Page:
National Adoption Month

November is National Adoption Month, a topic close to my heart. Two years ago, I wrote a blog entry about a very important aspect of our adoption experience, and it remains one of the my most viewed posts. I am re-posting it today in the spirit of the month. If you are planning to expand your family, please consider adoption.

Originally posted November 5, 2011

On Joy and Sadness

I’ve gotten some really great feedback on my post about adoption, so in the spirit of National Adoption Month, I will continue with another entry about our experience. Translation—getting serious again. I have changed the names of those involved out of respect for their privacy.

We were uniquely blessed when our adoption came about. We were contacted by an old family friend who had just learned their teenage daughter was pregnant, after hearing just days before through another mutual friend that my husband and I were about to re-start (that’s a story for another time) the adoption process. We were lucky to start off not as strangers, but as old friends separated by time.

Having not seen them for years, we got in touch that night on the phone, and in my elated state of disbelief at our great fortune, I was brought back to earth by my first glimpse of the reality of adoption, one that you don’t hear much about. One that, in my opinion, is critically important we as adoptive families keep in mind: our joy comes at the expense of others. Where we gain, they lose in equal measure.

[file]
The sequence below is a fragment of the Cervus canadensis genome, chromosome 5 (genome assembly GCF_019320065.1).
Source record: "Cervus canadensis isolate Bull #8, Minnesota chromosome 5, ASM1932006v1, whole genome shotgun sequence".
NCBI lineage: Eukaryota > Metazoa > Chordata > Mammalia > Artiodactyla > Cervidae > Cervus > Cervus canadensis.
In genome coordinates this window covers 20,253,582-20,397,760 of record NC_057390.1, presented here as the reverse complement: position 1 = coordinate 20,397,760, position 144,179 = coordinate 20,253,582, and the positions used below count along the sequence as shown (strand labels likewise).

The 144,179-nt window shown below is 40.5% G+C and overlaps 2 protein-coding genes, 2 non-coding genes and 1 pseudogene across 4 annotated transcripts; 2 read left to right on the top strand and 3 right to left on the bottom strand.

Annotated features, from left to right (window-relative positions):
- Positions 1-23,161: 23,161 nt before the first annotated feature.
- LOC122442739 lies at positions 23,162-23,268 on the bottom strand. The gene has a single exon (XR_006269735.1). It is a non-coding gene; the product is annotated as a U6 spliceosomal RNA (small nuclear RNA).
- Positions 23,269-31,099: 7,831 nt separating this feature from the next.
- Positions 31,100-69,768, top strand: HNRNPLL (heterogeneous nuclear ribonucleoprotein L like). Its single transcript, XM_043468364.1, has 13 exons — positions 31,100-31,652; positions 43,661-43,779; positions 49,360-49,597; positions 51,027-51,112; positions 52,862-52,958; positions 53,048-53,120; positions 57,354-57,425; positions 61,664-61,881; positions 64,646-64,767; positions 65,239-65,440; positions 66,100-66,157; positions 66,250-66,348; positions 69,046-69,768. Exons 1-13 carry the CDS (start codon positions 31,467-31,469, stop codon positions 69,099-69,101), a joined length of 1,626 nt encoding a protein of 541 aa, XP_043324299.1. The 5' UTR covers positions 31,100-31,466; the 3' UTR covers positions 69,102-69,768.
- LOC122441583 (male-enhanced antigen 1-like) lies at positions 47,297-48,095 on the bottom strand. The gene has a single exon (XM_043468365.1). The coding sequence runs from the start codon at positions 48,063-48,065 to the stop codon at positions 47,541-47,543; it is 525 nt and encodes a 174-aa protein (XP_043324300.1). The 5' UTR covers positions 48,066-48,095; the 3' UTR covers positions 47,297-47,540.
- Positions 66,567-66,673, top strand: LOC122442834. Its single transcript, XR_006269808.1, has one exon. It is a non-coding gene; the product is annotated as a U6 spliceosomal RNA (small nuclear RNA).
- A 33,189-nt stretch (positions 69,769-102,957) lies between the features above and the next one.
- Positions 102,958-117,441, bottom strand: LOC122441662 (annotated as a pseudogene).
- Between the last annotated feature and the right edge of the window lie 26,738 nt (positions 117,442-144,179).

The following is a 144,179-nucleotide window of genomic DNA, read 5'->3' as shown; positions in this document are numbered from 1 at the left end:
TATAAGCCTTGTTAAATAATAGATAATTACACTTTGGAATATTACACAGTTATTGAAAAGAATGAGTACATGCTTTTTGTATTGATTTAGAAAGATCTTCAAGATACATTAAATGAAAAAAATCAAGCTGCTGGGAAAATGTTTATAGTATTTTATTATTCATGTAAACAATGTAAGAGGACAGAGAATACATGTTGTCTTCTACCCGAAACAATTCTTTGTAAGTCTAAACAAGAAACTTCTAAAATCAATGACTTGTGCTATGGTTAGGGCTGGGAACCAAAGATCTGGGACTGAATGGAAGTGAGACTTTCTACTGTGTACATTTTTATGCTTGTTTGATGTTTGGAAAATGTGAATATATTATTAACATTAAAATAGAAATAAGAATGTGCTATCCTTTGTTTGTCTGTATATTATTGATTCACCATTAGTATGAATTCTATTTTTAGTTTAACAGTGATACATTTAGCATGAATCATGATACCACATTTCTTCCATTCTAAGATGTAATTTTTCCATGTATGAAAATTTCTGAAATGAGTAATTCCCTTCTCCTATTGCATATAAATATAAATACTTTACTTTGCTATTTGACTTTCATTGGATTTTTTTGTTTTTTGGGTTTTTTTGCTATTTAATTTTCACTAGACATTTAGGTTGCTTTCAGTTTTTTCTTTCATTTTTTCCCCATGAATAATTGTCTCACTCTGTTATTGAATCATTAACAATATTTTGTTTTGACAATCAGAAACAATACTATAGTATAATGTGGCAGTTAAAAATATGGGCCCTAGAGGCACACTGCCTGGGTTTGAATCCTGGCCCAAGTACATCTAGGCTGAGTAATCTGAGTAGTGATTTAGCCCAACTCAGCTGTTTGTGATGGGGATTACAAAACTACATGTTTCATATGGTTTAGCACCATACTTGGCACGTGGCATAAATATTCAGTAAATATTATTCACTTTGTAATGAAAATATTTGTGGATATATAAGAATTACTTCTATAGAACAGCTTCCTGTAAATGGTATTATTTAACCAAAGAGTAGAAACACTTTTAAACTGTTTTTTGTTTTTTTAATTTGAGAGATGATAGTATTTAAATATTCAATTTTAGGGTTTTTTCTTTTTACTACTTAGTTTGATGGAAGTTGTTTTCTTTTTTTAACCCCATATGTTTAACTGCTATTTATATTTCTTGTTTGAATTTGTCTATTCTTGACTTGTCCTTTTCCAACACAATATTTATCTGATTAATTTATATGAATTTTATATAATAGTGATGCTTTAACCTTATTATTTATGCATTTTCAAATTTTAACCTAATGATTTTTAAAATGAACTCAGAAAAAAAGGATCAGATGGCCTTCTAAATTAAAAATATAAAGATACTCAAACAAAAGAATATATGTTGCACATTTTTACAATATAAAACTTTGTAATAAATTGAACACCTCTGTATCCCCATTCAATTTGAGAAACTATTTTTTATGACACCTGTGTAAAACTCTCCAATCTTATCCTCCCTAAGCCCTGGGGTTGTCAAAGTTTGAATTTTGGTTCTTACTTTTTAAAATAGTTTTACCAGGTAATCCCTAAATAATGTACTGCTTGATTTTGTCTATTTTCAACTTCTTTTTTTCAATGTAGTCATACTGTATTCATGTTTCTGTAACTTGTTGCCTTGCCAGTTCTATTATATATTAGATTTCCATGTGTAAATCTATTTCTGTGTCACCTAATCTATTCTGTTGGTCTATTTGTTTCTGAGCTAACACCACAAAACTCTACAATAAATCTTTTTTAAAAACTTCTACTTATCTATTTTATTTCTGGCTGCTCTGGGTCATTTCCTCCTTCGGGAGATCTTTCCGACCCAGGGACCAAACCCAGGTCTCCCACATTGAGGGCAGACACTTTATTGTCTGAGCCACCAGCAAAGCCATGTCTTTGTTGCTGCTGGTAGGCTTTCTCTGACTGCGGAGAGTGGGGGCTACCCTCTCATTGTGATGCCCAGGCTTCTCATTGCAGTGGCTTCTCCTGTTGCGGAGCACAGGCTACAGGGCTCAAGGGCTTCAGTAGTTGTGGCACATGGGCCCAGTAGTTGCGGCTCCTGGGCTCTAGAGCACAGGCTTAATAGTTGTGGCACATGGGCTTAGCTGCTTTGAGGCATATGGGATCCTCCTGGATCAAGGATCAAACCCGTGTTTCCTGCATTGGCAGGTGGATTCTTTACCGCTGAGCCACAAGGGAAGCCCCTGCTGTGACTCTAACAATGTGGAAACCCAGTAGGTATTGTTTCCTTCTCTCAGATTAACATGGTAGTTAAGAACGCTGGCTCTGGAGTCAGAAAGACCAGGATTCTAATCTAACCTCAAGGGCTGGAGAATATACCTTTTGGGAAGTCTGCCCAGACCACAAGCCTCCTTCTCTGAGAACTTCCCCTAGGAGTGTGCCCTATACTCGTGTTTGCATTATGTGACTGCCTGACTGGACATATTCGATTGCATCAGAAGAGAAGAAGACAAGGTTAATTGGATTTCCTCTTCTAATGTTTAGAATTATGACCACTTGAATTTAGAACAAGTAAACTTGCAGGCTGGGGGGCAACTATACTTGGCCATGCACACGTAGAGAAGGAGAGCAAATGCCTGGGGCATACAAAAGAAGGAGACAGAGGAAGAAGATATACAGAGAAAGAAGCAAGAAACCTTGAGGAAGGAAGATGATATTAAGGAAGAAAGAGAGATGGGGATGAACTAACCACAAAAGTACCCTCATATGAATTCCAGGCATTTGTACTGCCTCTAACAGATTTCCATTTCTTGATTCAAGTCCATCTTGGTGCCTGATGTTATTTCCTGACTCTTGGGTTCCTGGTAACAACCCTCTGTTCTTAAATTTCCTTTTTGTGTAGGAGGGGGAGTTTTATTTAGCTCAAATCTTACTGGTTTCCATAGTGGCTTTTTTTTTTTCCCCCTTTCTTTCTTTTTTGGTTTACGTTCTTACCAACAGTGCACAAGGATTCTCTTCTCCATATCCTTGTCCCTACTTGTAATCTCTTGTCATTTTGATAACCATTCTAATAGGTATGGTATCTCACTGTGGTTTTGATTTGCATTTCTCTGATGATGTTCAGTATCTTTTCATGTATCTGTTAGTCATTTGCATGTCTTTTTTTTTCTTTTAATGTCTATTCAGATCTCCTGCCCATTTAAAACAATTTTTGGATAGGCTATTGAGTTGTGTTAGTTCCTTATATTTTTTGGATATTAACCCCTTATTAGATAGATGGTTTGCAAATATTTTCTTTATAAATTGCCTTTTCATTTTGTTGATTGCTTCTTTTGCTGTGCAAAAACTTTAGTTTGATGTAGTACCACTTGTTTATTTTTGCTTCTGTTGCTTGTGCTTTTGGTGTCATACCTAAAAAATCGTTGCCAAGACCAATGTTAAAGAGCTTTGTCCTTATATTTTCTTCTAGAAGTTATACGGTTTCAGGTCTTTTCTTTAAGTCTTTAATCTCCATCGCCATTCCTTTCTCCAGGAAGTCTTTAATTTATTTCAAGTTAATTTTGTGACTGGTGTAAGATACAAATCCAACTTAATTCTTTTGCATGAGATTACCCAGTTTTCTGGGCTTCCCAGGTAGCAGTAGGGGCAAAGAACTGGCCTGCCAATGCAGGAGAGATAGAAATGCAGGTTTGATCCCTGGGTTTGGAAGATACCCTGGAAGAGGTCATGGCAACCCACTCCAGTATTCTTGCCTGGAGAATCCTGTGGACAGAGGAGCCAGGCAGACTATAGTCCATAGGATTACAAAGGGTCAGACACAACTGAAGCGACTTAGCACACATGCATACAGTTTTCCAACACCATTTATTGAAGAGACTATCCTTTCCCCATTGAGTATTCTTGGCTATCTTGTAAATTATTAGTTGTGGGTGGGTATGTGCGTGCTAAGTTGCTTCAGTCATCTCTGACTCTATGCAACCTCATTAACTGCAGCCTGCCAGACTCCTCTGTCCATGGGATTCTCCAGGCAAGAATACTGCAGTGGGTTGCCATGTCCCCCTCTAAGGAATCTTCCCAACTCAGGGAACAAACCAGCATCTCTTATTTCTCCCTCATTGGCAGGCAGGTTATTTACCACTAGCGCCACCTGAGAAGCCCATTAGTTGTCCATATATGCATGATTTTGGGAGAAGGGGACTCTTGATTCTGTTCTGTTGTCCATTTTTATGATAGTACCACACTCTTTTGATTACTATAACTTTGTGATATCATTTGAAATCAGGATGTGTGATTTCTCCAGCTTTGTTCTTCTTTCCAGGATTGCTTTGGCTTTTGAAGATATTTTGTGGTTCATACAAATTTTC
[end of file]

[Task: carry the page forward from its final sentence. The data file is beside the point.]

Speaking with Karen that night, I heard the pain of a worried mother, listened to the strained tone of her voice, aware of the struggle they were already facing. They had just been to the women’s clinic, and had learned that Jenny was five months pregnant. Imagine, if you can, the weight of that kind of information. Your daughter, not yet old enough to drive a car, was going to give birth in mere months. Their lives were in turmoil, turned upside down by the news. As I spoke to her, I tried to rein in my excitement and reassure her that we were already absolutely committed to this baby, and would do everything in our power to help ease their minds. I volunteered to fly down to meet Jenny, and told her I would call our adoption agency first thing in the morning to get the ball rolling and put our adoption study on a “rush.”

As the months rolled by, my first visit turned into a birth plan. I was invited by the family to come down before the birth and stay with them until the baby was born, and would even get to be in the delivery room. I knew this was a risk, but it was just as much a risk for them. What if I fall in love, and they change their minds? How will I do this, with my husband at home in Wisconsin, 600 miles away? Could my heart take it if they wound up changing their minds? Could their hearts take it if they didn’t? What would this mean for all of us?

Two weeks before Jenny’s due date, I got on a plane, my bags filled with baby clothes, the tags still on. I couldn’t bring myself to remove them, despite Jenny’s reassurances that she would not be changing her mind. Everyone was on board, birth father included, but I was still afraid to let myself truly believe this would be a reality. As we waited for the birth, I got to know both families so well, and I could really appreciate how much love and heartache is involved in their decision. Is there a love stronger than that? Choosing to give someone else the gift of a family? Loving a child so much that you choose a life you can’t give them?